Mother’s Day Rally Supporting Maternal Mental Health
Posted by Arja on May 9 in Women's Health
As a practitioner, my focus tends to be on balancing the hormones that contribute to overall health and wellbeing. I work with a lot of women (that’s not to say I don’t work with men too!) and I’m passionate about women’s health. The mental health of mothers in particular is something that strikes near and dear for me, so I’d like to step away from posting about nutrition for just a moment.
May is Maternal Mental Health month, and while I’m not usually one to jump on every support month bandwagon, this is different. You may, or may not know that after the birth of my son in 2009 I suffered from a pretty severe bout of postpartum anxiety mixed with some postpartum depression. I shared my experience on the website Postpartum Progress last August. Since then I have realized that it’s important for me to keep talking about all this, because spreading information about postpartum mood disorders will help normalize it for other mothers who may be having similar experiences.
There is still a lot of stigma attached to mental health issues, yet so many people are struggling with them. This has to change. As far as postpartum mood disorders are concerned, becoming a new mother is challenging enough without feeling like you’re falling apart at the seams and being too afraid to ask for help.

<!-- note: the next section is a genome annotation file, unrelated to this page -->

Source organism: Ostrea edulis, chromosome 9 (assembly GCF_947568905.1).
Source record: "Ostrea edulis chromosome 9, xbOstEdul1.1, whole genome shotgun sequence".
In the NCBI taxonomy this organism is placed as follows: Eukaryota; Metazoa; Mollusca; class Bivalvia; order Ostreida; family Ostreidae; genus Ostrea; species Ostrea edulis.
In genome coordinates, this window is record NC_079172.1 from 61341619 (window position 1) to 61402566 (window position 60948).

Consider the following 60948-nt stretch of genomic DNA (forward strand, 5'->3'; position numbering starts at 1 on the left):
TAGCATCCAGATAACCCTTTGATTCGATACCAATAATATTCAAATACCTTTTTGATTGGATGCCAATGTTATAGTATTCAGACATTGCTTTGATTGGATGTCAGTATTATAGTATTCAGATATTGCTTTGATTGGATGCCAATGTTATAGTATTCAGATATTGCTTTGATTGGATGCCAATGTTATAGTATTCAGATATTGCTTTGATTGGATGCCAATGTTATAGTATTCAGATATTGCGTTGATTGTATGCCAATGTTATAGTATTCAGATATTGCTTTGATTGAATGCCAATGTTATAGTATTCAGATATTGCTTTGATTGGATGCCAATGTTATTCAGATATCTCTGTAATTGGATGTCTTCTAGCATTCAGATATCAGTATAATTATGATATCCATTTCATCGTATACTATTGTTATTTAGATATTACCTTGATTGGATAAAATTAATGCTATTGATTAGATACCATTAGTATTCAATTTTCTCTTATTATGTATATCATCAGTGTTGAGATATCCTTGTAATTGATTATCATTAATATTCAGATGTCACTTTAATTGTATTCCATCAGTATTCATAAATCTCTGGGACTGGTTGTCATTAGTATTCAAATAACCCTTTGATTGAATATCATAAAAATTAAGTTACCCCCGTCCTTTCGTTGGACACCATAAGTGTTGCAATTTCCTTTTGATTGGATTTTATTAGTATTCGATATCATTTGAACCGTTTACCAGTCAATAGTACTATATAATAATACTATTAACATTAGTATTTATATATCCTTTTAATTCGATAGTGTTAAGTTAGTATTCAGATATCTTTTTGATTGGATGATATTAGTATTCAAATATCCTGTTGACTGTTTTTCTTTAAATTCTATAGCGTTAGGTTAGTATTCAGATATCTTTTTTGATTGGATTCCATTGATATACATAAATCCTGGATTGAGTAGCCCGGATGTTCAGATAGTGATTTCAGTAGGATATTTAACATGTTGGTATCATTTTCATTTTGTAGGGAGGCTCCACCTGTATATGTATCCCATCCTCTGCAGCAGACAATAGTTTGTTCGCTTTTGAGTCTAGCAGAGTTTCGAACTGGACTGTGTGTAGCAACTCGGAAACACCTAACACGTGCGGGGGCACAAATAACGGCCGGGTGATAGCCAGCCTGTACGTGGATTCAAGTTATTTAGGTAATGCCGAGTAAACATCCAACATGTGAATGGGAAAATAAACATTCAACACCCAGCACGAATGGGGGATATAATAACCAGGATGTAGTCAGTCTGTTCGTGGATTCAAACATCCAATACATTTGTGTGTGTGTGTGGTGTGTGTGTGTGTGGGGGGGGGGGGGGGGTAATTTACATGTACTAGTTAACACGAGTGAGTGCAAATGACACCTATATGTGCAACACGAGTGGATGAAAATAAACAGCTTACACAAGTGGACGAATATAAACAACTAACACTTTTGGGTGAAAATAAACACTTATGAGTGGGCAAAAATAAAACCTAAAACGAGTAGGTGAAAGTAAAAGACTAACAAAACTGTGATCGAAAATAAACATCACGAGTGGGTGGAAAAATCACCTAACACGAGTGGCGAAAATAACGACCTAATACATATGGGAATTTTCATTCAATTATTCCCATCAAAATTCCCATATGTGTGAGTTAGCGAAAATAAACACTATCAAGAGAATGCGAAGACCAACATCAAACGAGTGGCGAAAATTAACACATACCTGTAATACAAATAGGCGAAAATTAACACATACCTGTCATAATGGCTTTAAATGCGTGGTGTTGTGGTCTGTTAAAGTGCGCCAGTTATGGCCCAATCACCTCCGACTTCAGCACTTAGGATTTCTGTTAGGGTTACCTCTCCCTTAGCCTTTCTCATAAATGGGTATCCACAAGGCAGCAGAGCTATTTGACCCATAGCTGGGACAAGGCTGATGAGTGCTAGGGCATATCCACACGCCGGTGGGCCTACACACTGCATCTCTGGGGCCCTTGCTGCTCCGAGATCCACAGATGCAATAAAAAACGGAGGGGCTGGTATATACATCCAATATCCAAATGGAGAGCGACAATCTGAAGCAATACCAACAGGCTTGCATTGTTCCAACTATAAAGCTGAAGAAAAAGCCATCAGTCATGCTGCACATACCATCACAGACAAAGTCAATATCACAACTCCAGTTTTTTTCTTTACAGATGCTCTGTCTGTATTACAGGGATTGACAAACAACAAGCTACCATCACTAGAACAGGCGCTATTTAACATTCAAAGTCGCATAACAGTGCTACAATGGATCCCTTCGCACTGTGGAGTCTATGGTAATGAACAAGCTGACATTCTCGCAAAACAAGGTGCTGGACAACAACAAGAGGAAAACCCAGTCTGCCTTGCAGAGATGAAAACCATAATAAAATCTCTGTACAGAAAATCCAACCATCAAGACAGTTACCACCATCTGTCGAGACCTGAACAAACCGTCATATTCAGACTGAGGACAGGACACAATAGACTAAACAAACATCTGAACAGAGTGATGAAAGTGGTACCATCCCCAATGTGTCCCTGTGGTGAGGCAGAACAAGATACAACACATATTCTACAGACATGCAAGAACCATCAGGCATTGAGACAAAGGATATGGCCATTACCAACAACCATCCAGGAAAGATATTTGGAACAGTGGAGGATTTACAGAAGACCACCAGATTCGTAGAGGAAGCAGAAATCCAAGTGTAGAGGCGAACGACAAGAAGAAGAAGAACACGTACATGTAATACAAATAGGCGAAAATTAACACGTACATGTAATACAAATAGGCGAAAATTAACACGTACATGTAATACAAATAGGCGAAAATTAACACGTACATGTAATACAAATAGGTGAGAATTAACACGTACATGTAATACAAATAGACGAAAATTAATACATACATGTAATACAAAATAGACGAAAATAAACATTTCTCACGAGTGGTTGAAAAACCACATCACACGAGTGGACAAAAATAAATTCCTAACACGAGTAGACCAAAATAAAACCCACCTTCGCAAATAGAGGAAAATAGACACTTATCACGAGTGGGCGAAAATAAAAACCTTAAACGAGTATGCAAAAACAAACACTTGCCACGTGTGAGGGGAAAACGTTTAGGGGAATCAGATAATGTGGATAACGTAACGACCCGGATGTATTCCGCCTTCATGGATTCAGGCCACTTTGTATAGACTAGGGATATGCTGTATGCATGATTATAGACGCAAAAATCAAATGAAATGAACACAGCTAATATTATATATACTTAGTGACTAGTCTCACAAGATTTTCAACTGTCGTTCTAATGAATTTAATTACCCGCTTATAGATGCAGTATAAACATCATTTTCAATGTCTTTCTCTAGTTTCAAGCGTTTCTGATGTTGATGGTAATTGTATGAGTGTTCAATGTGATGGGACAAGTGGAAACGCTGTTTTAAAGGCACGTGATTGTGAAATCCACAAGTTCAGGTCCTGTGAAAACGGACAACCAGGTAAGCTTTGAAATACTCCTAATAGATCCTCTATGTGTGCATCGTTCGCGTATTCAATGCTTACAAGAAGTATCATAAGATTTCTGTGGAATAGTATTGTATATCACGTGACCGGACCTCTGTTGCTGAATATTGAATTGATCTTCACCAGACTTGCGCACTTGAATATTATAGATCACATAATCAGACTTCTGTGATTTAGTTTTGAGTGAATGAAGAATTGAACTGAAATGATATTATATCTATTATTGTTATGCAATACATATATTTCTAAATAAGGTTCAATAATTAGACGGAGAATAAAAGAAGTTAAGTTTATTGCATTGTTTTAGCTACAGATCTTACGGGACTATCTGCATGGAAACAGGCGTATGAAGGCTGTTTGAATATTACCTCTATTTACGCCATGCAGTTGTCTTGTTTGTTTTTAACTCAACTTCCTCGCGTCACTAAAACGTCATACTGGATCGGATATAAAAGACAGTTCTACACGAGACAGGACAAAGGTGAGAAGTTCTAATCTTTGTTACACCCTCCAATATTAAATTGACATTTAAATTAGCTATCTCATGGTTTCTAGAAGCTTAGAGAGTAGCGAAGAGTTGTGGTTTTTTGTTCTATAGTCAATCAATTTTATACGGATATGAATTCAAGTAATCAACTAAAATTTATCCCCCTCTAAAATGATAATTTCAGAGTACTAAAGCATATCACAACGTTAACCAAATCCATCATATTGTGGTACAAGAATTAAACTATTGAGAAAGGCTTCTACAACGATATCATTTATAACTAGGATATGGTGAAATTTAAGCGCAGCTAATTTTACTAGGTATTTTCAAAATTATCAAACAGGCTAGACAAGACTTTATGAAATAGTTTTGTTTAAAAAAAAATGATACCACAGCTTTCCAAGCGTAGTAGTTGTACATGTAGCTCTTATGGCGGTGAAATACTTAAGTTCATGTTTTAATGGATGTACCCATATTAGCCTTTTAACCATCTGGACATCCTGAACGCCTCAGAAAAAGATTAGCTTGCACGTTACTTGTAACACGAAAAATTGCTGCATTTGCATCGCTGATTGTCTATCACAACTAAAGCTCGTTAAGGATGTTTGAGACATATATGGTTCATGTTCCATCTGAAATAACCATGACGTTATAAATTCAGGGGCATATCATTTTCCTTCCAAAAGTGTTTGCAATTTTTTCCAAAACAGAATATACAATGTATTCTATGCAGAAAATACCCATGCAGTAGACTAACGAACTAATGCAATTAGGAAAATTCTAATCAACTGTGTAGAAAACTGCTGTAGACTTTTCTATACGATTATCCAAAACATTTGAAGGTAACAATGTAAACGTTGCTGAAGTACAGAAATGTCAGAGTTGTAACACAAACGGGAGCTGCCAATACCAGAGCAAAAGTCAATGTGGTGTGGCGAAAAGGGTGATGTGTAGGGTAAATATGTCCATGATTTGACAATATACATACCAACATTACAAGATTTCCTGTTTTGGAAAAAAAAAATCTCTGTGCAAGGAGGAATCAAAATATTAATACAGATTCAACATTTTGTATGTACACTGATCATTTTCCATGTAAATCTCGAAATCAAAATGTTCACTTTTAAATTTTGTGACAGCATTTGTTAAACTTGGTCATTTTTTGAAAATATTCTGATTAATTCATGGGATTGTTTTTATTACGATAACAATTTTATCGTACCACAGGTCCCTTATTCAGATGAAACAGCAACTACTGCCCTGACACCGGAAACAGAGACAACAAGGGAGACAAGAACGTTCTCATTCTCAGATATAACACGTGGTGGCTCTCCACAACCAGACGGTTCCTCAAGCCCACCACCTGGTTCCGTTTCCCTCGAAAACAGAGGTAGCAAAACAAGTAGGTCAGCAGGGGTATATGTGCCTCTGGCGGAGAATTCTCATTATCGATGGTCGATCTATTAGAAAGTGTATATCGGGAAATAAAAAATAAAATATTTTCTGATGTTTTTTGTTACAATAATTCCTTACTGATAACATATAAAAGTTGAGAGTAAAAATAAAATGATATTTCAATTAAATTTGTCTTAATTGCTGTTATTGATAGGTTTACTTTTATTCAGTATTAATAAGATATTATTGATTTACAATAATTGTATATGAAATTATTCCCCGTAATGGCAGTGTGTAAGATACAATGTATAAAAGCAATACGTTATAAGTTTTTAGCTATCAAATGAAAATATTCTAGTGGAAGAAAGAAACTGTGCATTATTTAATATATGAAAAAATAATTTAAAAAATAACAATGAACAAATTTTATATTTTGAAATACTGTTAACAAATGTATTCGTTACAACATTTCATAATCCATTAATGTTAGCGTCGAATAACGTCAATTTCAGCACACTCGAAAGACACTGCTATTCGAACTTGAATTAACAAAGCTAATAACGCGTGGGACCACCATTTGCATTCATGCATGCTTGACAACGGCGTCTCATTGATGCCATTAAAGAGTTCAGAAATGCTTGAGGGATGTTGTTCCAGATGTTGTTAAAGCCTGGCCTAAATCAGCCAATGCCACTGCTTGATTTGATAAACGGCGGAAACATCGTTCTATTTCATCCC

Sunday, May 12th, is the 5th annual Mother’s Day Rally for Moms’ Mental Health, featuring 24 letters from survivors of PPD, postpartum anxiety, postpartum OCD, depression after weaning and/or postpartum psychosis. Their purpose is to inform and encourage pregnant and new moms who may be struggling with their emotional health. The Rally is hosted by Postpartum Progress, the most widely-read blog in the world on postpartum depression and other mental illnesses related to pregnancy and childbirth. I’m honoured that a letter that I’ve written will be featured alongside so many other talented, and passionate warrior moms.
For those of you who are wondering, I feel pretty good these days but my experience has left me a little more fragile than I used to be. I’m sad that I feel like I missed out on the first year of my son’s life, but I don’t regret what we went through together. It opened my eyes to just how connected we are and it’s made me very aware of the kind of mother I want to be and the kind of mother I don’t want to be.
Please stop by and read these letters, and share this with your friends and family. There may be someone in your circle who could use this kind of support but has been too afraid to reach out and ask for it.
If you’re on Twitter follow along using the hashtag #momsdayrally, and join in the conversation!